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Yosemite National Park Is Restricting Visitor Access After Major Storms

Officials say crews are currently assessing the damages to a major road.

Places like Yosemite National Park are some of the best ways to have unfiltered experiences in nature. The seemingly boundless destinations draw in travelers from around the world looking to explore famous landmarks, spend the night under the stars, or even forge their own trails in the backcountry. But while the overall point of the National Park System is to preserve these sites from human development and damage for all to enjoy, Mother Nature sometimes has other plans. And now, Yosemite has announced that it's restricting visitor access to some areas after major storms struck the area. Read on to see how the park has been affected by extreme conditions.

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Yosemite is restricting visitor access after it was hit with some severe weather over the weekend.

The Merced River in Yosemite National Park covered in snow after a storm
iStock / 4nadia

A major winter storm made its way through California over the weekend, bringing heavy snowfall to mountain regions in the north and torrential rain to lower-lying and southern areas across the state, NPR reports. And while the severe weather was responsible for closing ski resorts and shutting down some mountain highways, it also caused severe damage to critical infrastructure in one of the state's beloved national parks.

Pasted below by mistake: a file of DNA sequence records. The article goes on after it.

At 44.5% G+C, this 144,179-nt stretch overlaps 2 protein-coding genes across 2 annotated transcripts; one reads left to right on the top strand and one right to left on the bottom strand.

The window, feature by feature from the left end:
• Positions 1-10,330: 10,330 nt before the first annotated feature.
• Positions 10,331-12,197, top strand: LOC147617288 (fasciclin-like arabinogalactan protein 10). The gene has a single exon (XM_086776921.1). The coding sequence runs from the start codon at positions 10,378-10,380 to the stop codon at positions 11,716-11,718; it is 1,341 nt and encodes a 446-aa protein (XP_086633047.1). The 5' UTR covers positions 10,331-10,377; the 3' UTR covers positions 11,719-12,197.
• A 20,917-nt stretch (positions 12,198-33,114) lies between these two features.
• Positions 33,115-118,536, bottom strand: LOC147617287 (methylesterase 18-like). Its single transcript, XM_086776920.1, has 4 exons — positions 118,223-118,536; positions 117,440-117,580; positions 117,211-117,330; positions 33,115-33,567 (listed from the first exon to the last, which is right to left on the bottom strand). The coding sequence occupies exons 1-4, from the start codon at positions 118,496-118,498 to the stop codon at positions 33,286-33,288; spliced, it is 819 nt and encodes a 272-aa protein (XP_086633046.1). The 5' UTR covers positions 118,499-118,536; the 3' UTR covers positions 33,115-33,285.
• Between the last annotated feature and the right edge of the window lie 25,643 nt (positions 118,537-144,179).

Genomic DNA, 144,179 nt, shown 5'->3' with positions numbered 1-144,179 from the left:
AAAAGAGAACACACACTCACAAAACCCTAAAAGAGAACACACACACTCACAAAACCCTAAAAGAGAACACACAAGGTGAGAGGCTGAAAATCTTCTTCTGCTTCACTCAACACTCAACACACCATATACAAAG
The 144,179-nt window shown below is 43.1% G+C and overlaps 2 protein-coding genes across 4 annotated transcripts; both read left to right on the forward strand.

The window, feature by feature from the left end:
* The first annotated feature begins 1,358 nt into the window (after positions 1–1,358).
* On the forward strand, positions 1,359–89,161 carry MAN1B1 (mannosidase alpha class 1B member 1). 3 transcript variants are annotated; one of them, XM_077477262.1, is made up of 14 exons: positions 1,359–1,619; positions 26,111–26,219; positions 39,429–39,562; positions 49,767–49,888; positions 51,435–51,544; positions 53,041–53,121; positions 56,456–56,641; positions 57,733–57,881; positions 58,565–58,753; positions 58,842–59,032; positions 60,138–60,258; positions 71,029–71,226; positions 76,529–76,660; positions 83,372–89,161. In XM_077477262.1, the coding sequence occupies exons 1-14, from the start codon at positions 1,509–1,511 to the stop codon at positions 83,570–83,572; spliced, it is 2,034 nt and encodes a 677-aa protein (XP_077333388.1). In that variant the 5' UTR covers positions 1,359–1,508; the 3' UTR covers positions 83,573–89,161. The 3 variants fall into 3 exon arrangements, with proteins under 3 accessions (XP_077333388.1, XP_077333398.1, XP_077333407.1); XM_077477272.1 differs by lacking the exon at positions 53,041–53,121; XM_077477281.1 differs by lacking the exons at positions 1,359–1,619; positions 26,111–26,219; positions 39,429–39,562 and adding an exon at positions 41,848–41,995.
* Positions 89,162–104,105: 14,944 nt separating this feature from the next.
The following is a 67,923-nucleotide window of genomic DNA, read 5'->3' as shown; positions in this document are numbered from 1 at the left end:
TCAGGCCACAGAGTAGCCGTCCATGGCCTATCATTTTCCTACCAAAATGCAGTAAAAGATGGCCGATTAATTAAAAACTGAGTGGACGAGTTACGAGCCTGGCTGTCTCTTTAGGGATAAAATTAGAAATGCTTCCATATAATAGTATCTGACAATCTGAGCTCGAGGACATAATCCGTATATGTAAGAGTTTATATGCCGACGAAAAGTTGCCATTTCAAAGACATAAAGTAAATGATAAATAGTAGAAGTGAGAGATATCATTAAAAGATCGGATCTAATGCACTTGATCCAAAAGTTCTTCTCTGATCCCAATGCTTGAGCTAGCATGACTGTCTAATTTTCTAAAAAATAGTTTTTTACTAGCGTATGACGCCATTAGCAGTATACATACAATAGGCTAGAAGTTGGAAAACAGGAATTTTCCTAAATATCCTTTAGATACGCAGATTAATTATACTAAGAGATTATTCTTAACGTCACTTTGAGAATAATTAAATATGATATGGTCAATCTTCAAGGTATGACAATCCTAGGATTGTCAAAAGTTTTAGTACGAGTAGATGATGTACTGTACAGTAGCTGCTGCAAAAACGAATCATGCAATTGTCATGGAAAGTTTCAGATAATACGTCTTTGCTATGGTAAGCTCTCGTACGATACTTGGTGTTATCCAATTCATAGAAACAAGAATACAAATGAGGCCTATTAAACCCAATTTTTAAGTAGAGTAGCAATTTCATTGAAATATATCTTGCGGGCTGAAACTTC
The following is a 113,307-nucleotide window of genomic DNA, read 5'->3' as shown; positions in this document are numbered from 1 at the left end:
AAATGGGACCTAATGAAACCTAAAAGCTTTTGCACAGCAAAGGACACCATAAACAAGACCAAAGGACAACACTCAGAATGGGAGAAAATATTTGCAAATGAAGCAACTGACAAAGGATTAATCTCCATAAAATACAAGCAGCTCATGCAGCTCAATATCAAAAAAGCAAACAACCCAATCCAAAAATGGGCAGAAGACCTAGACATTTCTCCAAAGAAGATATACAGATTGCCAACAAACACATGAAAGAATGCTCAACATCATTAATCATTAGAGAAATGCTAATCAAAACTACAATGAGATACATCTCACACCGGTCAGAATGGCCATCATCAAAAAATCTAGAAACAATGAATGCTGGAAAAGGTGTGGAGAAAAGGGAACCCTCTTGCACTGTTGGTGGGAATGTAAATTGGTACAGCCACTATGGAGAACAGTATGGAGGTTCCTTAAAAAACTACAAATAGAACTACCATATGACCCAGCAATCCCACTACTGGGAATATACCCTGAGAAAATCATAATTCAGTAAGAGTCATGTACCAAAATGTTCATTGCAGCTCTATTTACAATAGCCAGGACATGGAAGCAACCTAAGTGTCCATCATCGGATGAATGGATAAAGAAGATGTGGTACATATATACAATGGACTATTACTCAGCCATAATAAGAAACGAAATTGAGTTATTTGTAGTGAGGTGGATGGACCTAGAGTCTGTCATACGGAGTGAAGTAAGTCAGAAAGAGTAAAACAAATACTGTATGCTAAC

In a tweet on Dec. 12, officials with Yosemite park announced that a rockfall had forced the closure of Big Oak Flat Road between the Forest Junction and Yosemite Valley. The impasse means that visitors won't be able to use one of the park's entrances for the time being.

"The road may remain closed for several days as we wait for safe conditions to allow our road crews to assess damages and begin necessary work to clear and repair the road," park staff said in a statement, per The Union Democrat. "The closure means there is no access to Yosemite Valley via Highway 120 from the west. Highways 140 and 41 to Yosemite are open."

Other areas of Yosemite are already closed for the season.

Signs that read "chains required" and a 25 mile per hour speed limit in Yosemite National Park, a bottom sign that says "four wheel drive with snow tires OK"
iStock / DogoraSun

While the significant road closure will make it difficult for some visitors to access Yosemite, it's not the only route currently out of service. According to the park's current conditions alert webpage, guests can expect "difficult driving conditions, tire chain requirements, and road closures at least through Wednesday" as the area recovers from the blizzard-like conditions.

Meanwhile, other passageways have recently been shut down for the season as planned. Officials write that Tioga Road—which is the continuation of Highway 120 through the park— and Glacier Point Road are closed for the winter due to snow conditions that make them impassable or dangerous. The notice says the routes usually reopen sometime in late May or June.